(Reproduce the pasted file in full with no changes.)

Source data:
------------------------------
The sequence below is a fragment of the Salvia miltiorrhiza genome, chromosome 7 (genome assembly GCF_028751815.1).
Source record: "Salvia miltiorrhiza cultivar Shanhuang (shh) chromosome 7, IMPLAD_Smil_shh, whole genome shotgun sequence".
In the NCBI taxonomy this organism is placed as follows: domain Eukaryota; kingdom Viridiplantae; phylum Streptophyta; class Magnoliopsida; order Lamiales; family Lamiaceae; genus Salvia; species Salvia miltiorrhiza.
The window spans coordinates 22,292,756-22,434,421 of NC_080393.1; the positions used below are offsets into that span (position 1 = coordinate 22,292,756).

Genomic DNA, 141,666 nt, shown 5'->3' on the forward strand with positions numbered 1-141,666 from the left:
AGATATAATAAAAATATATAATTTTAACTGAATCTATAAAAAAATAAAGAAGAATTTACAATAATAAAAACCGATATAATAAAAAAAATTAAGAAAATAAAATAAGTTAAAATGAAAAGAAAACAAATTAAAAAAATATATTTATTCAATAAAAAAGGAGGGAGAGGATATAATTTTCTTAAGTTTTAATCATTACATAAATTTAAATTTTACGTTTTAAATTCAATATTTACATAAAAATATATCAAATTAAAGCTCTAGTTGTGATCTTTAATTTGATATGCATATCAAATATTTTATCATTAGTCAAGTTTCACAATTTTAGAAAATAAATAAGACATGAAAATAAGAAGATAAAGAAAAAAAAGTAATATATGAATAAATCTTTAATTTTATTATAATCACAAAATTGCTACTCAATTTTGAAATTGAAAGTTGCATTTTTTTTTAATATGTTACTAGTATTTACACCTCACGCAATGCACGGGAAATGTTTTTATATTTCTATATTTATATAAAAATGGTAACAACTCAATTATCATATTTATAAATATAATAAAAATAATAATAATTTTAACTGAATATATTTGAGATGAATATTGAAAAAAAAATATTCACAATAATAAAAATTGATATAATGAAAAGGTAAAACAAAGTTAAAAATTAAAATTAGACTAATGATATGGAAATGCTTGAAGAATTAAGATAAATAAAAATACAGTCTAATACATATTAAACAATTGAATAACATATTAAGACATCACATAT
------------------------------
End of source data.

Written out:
The sequence below is a fragment of the Salvia miltiorrhiza genome, chromosome 7 (genome assembly GCF_028751815.1).
Source record: "Salvia miltiorrhiza cultivar Shanhuang (shh) chromosome 7, IMPLAD_Smil_shh, whole genome shotgun sequence".
In the NCBI taxonomy this organism is placed as follows: domain Eukaryota; kingdom Viridiplantae; phylum Streptophyta; class Magnoliopsida; order Lamiales; family Lamiaceae; genus Salvia; species Salvia miltiorrhiza.
The window spans coordinates 22,292,756-22,434,421 of NC_080393.1; the positions used below are offsets into that span (position 1 = coordinate 22,292,756).

Genomic DNA, 141,666 nt, shown 5'->3' on the forward strand with positions numbered 1-141,666 from the left:
AGATATAATAAAAATATATAATTTTAACTGAATCTATAAAAAAATAAAGAAGAATTTACAATAATAAAAACCGATATAATAAAAAAAATTAAGAAAATAAAATAAGTTAAAATGAAAAGAAAACAAATTAAAAAAATATATTTATTCAATAAAAAAGGAGGGAGAGGATATAATTTTCTTAAGTTTTAATCATTACATAAATTTAAATTTTACGTTTTAAATTCAATATTTACATAAAAATATATCAAATTAAAGCTCTAGTTGTGATCTTTAATTTGATATGCATATCAAATATTTTATCATTAGTCAAGTTTCACAATTTTAGAAAATAAATAAGACATGAAAATAAGAAGATAAAGAAAAAAAAGTAATATATGAATAAATCTTTAATTTTATTATAATCACAAAATTGCTACTCAATTTTGAAATTGAAAGTTGCATTTTTTTTTAATATGTTACTAGTATTTACACCTCACGCAATGCACGGGAAATGTTTTTATATTTCTATATTTATATAAAAATGGTAACAACTCAATTATCATATTTATAAATATAATAAAAATAATAATAATTTTAACTGAATATATTTGAGATGAATATTGAAAAAAAAATATTCACAATAATAAAAATTGATATAATGAAAAGGTAAAACAAAGTTAAAAATTAAAATTAGACTAATGATATGGAAATGCTTGAAGAATTAAGATAAATAAAAATACAGTCTAATACATATTAAACAATTGAATAACATATTAAGACATCACATAT